Danny Simpson has been trying to prove people wrong most of his career, but the hardest battle was trying to rid himself of a reputation he created for himself. Chief sports writer Luke Edwards reports
DANNY Simpson had the swagger, the talk and the attitude. He had the ego, the fast car, the bling, the girls and the celebrity friends.
What he did not have was anything to back it up. A handful of appearances for Manchester United was all it took for a young man who had thrived on adversity and prospered through hard work to lose his way.
There was a Red Devil on the club crest on his chest, but it was the devil on his shoulder that was leading him astray. You will be hard pressed to find a Premier League footballer who lives like a saint, but Simpson was not merely enjoying the fittings and fixtures of fame, he was addicted to them, throwing himself into a world of nightclubs, bad influences, late nights and damaging temptations.
He was losing the qualities that had opened up that new world to him, and in danger of allowing a promising career to disappear with the bitter hindsight of regret and remorse.
Once the right-back heir to Gary Neville at Old Trafford, in two years Simpson had been crushed while on loan at Blackburn Rovers, written off as a Premier League footballer with a playboy reputation which made him about as desirable as a 35-year-old injury prone Italian with a history of sleeping with his team-mates’ wives.
“That time at Blackburn was probably the hardest period,” said Simpson, who finally brought an end to a decade at Old Trafford when he signed permanently for Newcastle in January last year. “I went there under Paul Ince, got into the side, played 11 games on the bounce, we were doing well and I was doing well. But there was a negative atmosphere around the training ground, there were a few iffy results and Incey got the sack.
“Sam Allardyce came in and from day one I knew I wasn’t his type of player. It’s fair enough, but at the time I didn’t feel like that. I was playing in the Premier League one week and the next I was sitting in the stand not even making the bench.
“I thought I was going to kick on there, prove myself, but it went horribly wrong. Knowing that, no matter how hard I trained, I wasn’t going to get a chance, it’s easy to get distracted. It was a sickening feeling. I’d never felt rejected like that before. I wanted to go back to Man U. I was miserable.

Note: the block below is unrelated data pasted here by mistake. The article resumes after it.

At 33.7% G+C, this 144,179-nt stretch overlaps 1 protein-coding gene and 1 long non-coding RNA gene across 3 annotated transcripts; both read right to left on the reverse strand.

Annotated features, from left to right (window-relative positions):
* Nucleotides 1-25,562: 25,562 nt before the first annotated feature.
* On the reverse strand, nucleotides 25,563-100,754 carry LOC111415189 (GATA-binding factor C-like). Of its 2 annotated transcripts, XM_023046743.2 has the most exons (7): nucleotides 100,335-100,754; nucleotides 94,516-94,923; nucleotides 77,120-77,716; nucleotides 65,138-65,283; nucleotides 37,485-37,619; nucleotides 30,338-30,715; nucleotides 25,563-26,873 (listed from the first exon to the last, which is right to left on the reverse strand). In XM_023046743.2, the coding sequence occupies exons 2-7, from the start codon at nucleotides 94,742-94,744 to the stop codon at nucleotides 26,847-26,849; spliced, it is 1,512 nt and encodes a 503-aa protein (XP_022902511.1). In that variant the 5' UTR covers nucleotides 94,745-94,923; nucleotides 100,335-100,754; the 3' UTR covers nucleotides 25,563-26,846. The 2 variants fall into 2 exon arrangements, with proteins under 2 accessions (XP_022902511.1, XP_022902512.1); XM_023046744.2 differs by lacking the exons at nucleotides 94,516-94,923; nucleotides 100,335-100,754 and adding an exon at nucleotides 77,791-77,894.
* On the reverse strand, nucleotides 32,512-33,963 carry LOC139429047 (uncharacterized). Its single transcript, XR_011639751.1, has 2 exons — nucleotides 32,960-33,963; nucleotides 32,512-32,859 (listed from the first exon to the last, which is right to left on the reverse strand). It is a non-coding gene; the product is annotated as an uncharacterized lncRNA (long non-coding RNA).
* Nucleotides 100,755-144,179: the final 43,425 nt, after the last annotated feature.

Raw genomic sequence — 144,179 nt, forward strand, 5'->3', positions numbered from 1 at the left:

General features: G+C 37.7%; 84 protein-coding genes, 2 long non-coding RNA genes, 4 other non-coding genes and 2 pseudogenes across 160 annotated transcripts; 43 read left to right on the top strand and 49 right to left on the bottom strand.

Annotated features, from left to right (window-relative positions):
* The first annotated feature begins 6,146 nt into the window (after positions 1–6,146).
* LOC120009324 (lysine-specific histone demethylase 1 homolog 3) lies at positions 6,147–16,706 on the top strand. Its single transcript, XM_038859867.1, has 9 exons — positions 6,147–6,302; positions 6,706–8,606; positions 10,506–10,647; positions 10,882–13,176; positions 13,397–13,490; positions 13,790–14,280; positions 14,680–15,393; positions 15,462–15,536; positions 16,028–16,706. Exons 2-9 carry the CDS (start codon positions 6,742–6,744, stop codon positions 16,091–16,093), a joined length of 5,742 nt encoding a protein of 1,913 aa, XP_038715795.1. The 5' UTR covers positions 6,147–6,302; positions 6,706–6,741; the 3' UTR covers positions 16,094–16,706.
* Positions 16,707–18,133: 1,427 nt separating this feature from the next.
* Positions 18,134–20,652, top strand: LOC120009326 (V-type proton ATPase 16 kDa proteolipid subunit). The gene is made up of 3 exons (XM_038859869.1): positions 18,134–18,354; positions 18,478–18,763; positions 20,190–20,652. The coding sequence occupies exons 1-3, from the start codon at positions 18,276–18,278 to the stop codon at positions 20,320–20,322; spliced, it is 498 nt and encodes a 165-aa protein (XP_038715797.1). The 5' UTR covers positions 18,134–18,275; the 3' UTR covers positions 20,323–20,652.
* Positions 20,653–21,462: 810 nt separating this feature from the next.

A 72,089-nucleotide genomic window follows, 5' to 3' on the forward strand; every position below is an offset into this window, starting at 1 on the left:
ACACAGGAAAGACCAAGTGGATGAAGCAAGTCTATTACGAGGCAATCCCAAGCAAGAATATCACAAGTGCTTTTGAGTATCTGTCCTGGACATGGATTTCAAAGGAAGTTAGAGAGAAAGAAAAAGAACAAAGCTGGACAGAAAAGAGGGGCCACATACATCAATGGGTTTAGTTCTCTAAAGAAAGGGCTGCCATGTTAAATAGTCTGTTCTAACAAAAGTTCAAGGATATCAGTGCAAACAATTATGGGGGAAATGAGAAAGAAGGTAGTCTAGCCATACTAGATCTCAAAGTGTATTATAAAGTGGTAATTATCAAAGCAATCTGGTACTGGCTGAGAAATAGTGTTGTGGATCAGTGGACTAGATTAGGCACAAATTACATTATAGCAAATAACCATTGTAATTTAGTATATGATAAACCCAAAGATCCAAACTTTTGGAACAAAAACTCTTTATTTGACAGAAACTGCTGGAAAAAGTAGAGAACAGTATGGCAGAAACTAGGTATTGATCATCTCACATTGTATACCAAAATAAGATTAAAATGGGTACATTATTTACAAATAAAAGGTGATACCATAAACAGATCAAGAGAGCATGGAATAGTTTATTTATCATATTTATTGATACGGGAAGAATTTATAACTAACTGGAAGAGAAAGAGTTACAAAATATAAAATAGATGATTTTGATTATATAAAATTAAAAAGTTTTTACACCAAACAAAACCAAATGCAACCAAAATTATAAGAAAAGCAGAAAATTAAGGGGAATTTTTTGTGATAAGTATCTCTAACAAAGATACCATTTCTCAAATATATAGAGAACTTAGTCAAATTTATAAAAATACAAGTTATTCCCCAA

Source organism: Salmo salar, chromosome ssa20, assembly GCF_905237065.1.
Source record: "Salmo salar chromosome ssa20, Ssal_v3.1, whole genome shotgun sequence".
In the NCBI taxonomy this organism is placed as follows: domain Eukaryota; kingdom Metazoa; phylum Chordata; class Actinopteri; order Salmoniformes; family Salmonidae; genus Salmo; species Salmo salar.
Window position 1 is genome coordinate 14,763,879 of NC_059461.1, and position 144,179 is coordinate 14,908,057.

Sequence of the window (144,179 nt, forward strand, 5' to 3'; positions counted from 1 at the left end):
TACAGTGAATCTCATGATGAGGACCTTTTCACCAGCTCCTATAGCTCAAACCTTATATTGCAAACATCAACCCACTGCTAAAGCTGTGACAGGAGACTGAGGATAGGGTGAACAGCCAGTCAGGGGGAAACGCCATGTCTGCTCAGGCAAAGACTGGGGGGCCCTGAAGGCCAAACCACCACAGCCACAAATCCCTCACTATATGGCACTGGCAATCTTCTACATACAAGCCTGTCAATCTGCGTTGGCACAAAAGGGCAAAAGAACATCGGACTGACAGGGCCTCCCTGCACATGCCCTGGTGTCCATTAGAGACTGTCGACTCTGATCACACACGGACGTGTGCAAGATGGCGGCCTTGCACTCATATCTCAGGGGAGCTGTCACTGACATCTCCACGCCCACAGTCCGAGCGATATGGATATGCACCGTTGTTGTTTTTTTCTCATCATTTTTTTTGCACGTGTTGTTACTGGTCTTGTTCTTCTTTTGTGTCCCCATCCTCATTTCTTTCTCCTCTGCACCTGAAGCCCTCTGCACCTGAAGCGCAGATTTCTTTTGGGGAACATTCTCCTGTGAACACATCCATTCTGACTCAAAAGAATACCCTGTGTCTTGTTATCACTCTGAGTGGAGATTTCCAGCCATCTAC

“When I got back, I felt I’d been written off. When people looked at me, managers, players, they saw a Championship player. I’d done it in that league at Sunderland and so on, but I’d failed in the Premier League. That was the perception of me. There was a huge question mark and it was hard to get anyone to give me a chance.”
Yet, Simpson knows that reluctance to give him another go in the top flight stemmed from his own failings and the reputation he had developed for his lifestyle, not his football.
He explained: “I was a playboy, I was getting into trouble off the pitch. People had a certain opinion of me, things I’d got up to at Man U. I was a Manchester lad who’d gone from being a nobody to playing in the Premiership.
“I got some attention, I got confident. I can admit now it went to my head.
“There were certain things I did, I was hanging around the wrong people. I had a bit of money. I was wearing the jewellery, driving a fancy car. I hadn’t done anything in the game, but I was living and behaving like someone who had. That wasn’t me, I’d always been a hard worker. I’d lost my way. When anything happened, I had that reputation. When something went wrong, even if it wasn’t my fault, I got the blame.
“Football’s a small world and people heard the stories and listened to the rumours and nobody wanted to touch me because of it. It was my own fault, but it takes a long time to change perceptions.”
Given the city’s history of leading highly-paid young footballers astray, a move to Newcastle would not have been an obvious solution to Simpson’s troubles, yet in Chris Hughton he found a manager who was willing to offer him not just an escape, but also a shot at rehabilitation.
He said: “It was hard to get anyone to give me a chance until Chris Hughton came along. He spoke to Paul Ince about me, and he recommended me, Newcastle gave me that chance and here I am. If Chris hadn’t spoken to Paul Ince, who knows?
“He gave me a chance to rebuild my career and it’s gone fantastically for me. I’ve changed my personality and my lifestyle, I’m a firm believer that how you behave off the pitch has a direct bearing on what you do on it.
“I needed a home. I’d been at Manchester United since I was 11, but I’d spent a three-year period out on loan. It was good, I didn’t want to get stuck in a rut playing in the reserves.
“I always tried to get out and get more first-team experience. It helped me in a way, but on the other hand, if I’d stayed at Man U, would I have played more there? I do wonder.
“But at 21 or 22, I had an opportunity to come here and it’s something I will always be grateful for. It was perfect timing, I knew it wasn’t going to happen for me at Manchester United. I had to leave.
“There was a temptation to stay, it’s Man U, I’m from Manchester, I was training with players like Paul Scholes, Ryan Giggs, Wayne Rooney, Ronaldo. It’s like a dream.
“I was happy, but at the same time I wanted to have a career, I wanted to be a success, not someone who is mates with a load of superstar footballers. I wanted to come out of my comfort zone and Newcastle gave me that.”